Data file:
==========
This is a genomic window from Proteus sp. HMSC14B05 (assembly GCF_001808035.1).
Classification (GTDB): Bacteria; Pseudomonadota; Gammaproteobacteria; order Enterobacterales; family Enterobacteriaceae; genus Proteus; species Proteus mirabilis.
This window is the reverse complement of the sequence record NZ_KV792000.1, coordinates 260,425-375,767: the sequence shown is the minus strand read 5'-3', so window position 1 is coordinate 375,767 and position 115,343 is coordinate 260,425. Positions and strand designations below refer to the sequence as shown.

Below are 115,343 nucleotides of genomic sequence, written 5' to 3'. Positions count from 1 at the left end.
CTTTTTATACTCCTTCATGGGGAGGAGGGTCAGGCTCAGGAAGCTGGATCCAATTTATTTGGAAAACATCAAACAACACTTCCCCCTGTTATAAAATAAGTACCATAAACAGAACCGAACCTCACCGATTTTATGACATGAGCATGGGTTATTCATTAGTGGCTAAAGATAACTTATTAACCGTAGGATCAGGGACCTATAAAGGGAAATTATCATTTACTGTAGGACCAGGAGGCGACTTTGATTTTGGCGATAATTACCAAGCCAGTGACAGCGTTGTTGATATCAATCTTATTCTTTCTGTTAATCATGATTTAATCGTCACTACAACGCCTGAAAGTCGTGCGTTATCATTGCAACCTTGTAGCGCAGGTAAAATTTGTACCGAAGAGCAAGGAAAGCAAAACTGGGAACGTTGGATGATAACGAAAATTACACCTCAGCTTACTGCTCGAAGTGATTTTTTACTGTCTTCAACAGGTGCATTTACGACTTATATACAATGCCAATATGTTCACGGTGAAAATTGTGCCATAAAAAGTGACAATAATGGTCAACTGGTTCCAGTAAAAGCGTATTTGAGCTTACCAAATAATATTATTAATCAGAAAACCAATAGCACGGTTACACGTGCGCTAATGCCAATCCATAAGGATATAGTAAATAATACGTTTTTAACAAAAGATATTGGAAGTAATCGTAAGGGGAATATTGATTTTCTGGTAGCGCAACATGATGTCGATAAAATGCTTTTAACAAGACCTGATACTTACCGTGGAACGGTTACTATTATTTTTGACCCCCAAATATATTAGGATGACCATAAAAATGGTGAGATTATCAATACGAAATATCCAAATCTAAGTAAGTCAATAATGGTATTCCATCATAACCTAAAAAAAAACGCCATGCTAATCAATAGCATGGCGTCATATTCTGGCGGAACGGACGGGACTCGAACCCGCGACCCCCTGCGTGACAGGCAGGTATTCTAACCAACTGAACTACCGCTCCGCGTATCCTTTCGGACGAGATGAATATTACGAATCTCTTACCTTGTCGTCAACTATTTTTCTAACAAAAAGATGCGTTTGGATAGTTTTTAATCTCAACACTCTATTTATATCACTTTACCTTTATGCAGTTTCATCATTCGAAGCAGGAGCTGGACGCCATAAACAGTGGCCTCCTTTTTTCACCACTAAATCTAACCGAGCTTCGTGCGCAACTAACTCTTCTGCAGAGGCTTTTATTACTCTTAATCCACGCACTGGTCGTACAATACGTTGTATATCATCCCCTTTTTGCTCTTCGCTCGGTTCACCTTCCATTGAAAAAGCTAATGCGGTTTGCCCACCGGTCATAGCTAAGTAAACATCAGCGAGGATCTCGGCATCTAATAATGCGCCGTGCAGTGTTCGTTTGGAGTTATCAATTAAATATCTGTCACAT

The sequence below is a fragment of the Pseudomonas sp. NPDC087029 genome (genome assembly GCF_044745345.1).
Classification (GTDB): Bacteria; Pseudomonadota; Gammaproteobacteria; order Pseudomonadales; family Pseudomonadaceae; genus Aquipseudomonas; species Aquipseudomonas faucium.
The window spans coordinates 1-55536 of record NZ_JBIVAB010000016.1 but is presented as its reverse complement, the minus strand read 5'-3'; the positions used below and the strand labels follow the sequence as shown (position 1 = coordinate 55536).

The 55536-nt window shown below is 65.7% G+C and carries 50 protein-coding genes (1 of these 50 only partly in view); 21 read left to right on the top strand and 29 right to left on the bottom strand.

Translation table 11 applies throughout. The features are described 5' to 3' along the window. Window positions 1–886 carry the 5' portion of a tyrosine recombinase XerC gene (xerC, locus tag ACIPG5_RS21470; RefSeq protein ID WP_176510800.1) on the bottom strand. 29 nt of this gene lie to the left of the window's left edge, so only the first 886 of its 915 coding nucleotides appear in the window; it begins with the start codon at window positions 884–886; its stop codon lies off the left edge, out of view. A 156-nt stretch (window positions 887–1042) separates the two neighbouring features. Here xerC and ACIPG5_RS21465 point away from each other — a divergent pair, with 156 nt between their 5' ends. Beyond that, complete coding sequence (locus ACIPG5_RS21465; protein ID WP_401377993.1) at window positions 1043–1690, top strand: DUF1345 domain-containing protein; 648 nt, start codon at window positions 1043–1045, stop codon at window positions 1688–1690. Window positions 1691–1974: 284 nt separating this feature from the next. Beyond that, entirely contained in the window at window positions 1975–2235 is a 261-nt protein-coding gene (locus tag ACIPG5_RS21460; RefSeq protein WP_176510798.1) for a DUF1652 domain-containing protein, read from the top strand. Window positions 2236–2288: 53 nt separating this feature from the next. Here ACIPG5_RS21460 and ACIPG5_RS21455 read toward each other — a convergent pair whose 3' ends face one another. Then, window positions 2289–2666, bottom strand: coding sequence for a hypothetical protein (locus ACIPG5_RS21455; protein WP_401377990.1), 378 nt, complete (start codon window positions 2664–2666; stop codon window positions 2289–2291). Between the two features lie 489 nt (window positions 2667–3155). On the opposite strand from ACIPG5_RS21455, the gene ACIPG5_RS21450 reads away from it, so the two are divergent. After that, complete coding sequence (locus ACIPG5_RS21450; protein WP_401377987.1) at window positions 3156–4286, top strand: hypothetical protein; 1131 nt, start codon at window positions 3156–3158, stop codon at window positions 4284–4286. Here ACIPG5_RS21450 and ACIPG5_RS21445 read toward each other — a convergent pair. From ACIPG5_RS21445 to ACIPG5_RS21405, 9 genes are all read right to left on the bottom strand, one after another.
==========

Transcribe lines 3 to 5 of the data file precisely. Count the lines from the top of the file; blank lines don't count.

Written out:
This window is the reverse complement of the sequence record NZ_KV792000.1, coordinates 260,425-375,767: the sequence shown is the minus strand read 5'-3', so window position 1 is coordinate 375,767 and position 115,343 is coordinate 260,425. Positions and strand designations below refer to the sequence as shown.

Below are 115,343 nucleotides of genomic sequence, written 5' to 3'. Positions count from 1 at the left end.
CTTTTTATACTCCTTCATGGGGAGGAGGGTCAGGCTCAGGAAGCTGGATCCAATTTATTTGGAAAACATCAAACAACACTTCCCCCTGTTATAAAATAAGTACCATAAACAGAACCGAACCTCACCGATTTTATGACATGAGCATGGGTTATTCATTAGTGGCTAAAGATAACTTATTAACCGTAGGATCAGGGACCTATAAAGGGAAATTATCATTTACTGTAGGACCAGGAGGCGACTTTGATTTTGGCGATAATTACCAAGCCAGTGACAGCGTTGTTGATATCAATCTTATTCTTTCTGTTAATCATGATTTAATCGTCACTACAACGCCTGAAAGTCGTGCGTTATCATTGCAACCTTGTAGCGCAGGTAAAATTTGTACCGAAGAGCAAGGAAAGCAAAACTGGGAACGTTGGATGATAACGAAAATTACACCTCAGCTTACTGCTCGAAGTGATTTTTTACTGTCTTCAACAGGTGCATTTACGACTTATATACAATGCCAATATGTTCACGGTGAAAATTGTGCCATAAAAAGTGACAATAATGGTCAACTGGTTCCAGTAAAAGCGTATTTGAGCTTACCAAATAATATTATTAATCAGAAAACCAATAGCACGGTTACACGTGCGCTAATGCCAATCCATAAGGATATAGTAAATAATACGTTTTTAACAAAAGATATTGGAAGTAATCGTAAGGGGAATATTGATTTTCTGGTAGCGCAACATGATGTCGATAAAATGCTTTTAACAAGACCTGATACTTACCGTGGAACGGTTACTATTATTTTTGACCCCCAAATATATTAGGATGACCATAAAAATGGTGAGATTATCAATACGAAATATCCAAATCTAAGTAAGTCAATAATGGTATTCCATCATAACCTAAAAAAAAACGCCATGCTAATCAATAGCATGGCGTCATATTCTGGCGGAACGGACGGGACTCGAACCCGCGACCCCCTGCGTGACAGGCAGGTATTCTAACCAACTGAACTACCGCTCCGCGTATCCTTTCGGACGAGATGAATATTACGAATCTCTTACCTTGTCGTCAACTATTTTTCTAACAAAAAGATGCGTTTGGATAGTTTTTAATCTCAACACTCTATTTATATCACTTTACCTTTATGCAGTTTCATCATTCGAAGCAGGAGCTGGACGCCATAAACAGTGGCCTCCTTTTTTCACCACTAAATCTAACCGAGCTTCGTGCGCAACTAACTCTTCTGCAGAGGCTTTTATTACTCTTAATCCACGCACTGGTCGTACAATACGTTGTATATCATCCCCTTTTTGCTCTTCGCTCGGTTCACCTTCCATTGAAAAAGCTAATGCGGTTTGCCCACCGGTCATAGCTAAGTAAACATCAGCGAGGATCTCGGCATCTAATAATGCGCCGTGCAGTGTTCGTTTGGAGTTATCAATTAAATATCTGTCACAT